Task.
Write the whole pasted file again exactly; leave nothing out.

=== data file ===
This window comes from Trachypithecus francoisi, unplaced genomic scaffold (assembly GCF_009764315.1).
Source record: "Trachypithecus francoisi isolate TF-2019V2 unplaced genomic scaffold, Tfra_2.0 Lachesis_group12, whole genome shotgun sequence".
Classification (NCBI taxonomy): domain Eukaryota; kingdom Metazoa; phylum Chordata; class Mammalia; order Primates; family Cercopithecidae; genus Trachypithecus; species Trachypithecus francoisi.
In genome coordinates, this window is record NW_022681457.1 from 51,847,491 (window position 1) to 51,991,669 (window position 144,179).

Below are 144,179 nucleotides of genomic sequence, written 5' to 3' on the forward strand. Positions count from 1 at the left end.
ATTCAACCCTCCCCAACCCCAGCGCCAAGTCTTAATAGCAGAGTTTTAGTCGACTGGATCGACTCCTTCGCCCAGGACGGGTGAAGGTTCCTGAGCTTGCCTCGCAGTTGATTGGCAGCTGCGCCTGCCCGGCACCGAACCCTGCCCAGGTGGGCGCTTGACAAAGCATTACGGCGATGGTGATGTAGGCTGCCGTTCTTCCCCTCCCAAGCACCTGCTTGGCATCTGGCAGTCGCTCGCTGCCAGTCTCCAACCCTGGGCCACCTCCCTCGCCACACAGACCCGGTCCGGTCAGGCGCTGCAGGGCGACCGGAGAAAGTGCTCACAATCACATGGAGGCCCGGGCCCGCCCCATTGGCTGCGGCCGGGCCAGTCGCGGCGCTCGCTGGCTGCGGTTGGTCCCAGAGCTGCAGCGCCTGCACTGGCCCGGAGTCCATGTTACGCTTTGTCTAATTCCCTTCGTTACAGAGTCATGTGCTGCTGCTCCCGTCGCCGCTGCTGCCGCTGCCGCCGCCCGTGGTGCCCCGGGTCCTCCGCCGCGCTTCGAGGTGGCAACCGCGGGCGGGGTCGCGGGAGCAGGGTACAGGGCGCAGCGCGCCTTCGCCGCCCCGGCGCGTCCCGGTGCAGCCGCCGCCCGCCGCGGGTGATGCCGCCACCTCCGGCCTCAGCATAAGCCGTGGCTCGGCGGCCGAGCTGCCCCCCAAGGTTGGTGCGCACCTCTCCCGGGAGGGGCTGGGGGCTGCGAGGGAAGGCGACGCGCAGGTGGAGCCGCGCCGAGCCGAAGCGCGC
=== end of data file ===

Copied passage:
This window comes from Trachypithecus francoisi, unplaced genomic scaffold (assembly GCF_009764315.1).
Source record: "Trachypithecus francoisi isolate TF-2019V2 unplaced genomic scaffold, Tfra_2.0 Lachesis_group12, whole genome shotgun sequence".
Classification (NCBI taxonomy): domain Eukaryota; kingdom Metazoa; phylum Chordata; class Mammalia; order Primates; family Cercopithecidae; genus Trachypithecus; species Trachypithecus francoisi.
In genome coordinates, this window is record NW_022681457.1 from 51,847,491 (window position 1) to 51,991,669 (window position 144,179).

Below are 144,179 nucleotides of genomic sequence, written 5' to 3' on the forward strand. Positions count from 1 at the left end.
ATTCAACCCTCCCCAACCCCAGCGCCAAGTCTTAATAGCAGAGTTTTAGTCGACTGGATCGACTCCTTCGCCCAGGACGGGTGAAGGTTCCTGAGCTTGCCTCGCAGTTGATTGGCAGCTGCGCCTGCCCGGCACCGAACCCTGCCCAGGTGGGCGCTTGACAAAGCATTACGGCGATGGTGATGTAGGCTGCCGTTCTTCCCCTCCCAAGCACCTGCTTGGCATCTGGCAGTCGCTCGCTGCCAGTCTCCAACCCTGGGCCACCTCCCTCGCCACACAGACCCGGTCCGGTCAGGCGCTGCAGGGCGACCGGAGAAAGTGCTCACAATCACATGGAGGCCCGGGCCCGCCCCATTGGCTGCGGCCGGGCCAGTCGCGGCGCTCGCTGGCTGCGGTTGGTCCCAGAGCTGCAGCGCCTGCACTGGCCCGGAGTCCATGTTACGCTTTGTCTAATTCCCTTCGTTACAGAGTCATGTGCTGCTGCTCCCGTCGCCGCTGCTGCCGCTGCCGCCGCCCGTGGTGCCCCGGGTCCTCCGCCGCGCTTCGAGGTGGCAACCGCGGGCGGGGTCGCGGGAGCAGGGTACAGGGCGCAGCGCGCCTTCGCCGCCCCGGCGCGTCCCGGTGCAGCCGCCGCCCGCCGCGGGTGATGCCGCCACCTCCGGCCTCAGCATAAGCCGTGGCTCGGCGGCCGAGCTGCCCCCCAAGGTTGGTGCGCACCTCTCCCGGGAGGGGCTGGGGGCTGCGAGGGAAGGCGACGCGCAGGTGGAGCCGCGCCGAGCCGAAGCGCGC